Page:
Making a case for microgrids

On 30 July 2012, one-fourth of Bharat was plunged into darkness. A blackout that lasted for two days affected all of North and East India and exposed a severe deficiency in the distribution infrastructure and demand management system in the Indian power sector.

While we as a nation mercifully don’t face such major blackouts on a daily basis, the truth is electricity access in India is a case of death by a thousand cuts. Our towns and villages bear the brunt of this poor distribution infrastructure, which is characterized by low voltages, and frequent power cuts, often lasting more than four hours a day.

Employing localized microgrids and reducing dependence on central infrastructure might be the solution to poor distribution infrastructure. And if you asked the folks in Meerwada, Madhya Pradesh, one of the few bright spots North of the Vindhyas on those dark days, they’d agree and point to the small solar microgrid that kept their homes lit and fields humming.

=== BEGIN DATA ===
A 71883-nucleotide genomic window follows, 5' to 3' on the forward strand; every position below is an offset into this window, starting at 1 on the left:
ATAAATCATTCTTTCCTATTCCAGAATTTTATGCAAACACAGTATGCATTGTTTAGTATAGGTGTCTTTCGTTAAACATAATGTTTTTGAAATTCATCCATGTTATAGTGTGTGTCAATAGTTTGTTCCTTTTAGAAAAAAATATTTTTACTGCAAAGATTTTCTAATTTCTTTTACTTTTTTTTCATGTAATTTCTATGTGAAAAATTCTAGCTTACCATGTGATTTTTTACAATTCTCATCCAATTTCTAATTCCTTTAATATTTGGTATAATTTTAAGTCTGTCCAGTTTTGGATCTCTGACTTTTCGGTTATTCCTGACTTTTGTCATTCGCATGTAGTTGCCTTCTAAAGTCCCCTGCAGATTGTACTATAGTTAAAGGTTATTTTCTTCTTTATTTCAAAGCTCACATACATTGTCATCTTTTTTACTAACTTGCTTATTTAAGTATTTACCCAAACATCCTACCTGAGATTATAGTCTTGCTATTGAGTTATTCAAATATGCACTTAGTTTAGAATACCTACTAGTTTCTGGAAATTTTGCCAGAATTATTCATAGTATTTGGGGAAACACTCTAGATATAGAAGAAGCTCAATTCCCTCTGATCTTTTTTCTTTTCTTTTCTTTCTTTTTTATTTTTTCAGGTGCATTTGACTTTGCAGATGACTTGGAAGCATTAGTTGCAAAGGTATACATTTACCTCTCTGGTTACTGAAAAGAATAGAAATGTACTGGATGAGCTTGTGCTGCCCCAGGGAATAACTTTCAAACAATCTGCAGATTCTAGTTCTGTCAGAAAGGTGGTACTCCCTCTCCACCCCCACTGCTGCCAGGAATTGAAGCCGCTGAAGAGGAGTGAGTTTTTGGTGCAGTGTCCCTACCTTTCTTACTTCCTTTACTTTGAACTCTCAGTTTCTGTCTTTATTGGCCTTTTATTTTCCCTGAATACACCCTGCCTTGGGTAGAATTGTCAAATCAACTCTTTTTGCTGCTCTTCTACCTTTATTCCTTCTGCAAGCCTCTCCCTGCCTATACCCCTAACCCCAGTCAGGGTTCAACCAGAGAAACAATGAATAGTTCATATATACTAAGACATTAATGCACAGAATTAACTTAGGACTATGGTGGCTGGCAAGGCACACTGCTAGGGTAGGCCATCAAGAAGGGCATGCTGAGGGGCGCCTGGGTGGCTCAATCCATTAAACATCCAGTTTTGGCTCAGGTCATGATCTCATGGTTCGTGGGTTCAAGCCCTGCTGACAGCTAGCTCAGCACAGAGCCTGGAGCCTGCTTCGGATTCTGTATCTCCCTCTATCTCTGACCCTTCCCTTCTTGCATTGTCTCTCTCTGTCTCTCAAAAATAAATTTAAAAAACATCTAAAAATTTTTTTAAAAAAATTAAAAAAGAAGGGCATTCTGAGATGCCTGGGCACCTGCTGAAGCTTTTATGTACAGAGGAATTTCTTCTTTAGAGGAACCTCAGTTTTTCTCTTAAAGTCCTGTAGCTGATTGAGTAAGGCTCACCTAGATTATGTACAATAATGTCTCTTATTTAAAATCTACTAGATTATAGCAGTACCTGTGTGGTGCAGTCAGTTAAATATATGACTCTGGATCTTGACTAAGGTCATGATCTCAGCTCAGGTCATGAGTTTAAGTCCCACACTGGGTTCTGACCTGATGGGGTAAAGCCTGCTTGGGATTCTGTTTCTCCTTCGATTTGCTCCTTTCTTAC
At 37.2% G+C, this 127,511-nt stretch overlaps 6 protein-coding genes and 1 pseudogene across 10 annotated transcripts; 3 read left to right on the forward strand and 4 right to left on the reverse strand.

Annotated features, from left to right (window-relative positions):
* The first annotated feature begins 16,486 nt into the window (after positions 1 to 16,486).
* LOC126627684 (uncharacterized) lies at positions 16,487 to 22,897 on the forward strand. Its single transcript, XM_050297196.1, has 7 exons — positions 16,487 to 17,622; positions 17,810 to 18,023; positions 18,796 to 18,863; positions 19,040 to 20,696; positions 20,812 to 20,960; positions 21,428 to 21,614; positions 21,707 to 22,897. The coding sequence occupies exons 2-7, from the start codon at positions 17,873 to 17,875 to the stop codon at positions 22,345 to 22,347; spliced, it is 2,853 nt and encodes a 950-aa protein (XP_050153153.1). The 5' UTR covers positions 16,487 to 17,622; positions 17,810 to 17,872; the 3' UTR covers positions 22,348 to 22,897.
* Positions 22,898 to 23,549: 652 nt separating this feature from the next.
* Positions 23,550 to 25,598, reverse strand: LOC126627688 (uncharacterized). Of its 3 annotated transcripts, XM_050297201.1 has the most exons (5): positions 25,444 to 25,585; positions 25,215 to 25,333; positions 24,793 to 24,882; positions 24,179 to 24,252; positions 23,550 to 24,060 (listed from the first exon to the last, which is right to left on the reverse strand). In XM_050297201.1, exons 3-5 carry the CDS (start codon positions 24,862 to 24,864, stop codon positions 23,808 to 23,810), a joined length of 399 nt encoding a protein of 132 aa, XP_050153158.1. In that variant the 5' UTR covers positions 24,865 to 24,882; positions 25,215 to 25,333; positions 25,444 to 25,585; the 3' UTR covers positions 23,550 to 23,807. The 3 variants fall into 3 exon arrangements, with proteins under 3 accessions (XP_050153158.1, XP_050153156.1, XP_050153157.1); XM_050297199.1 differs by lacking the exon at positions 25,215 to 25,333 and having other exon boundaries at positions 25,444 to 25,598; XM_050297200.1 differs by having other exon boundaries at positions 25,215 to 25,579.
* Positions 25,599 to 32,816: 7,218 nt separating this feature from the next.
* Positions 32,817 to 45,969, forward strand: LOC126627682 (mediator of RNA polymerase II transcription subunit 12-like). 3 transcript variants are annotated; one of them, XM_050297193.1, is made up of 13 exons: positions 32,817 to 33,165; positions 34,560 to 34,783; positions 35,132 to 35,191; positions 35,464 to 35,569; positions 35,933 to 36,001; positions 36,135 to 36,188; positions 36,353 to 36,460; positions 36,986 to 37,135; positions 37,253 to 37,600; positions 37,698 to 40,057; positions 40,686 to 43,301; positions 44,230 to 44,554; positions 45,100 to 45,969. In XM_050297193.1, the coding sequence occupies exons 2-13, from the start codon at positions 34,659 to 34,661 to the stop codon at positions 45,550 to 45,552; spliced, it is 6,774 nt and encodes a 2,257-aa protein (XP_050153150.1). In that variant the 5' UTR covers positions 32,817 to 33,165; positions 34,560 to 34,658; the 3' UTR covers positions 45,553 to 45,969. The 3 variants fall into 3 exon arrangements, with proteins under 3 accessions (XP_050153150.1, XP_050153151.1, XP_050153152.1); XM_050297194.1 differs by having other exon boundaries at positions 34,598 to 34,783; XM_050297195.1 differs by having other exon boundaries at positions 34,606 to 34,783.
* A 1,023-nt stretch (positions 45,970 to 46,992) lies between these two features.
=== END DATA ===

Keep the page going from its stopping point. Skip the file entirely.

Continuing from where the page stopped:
Most of Bharat that lives outside cities suffers from power outages for two big reasons—underestimating demand, and poor balancing of demand and supply. The power infrastructure outside urban centres has been built under the simplistic assumption that a rural household consumes one unit of electricity per day, which, compared to the national average of 12-15 units, is a gross underestimation.

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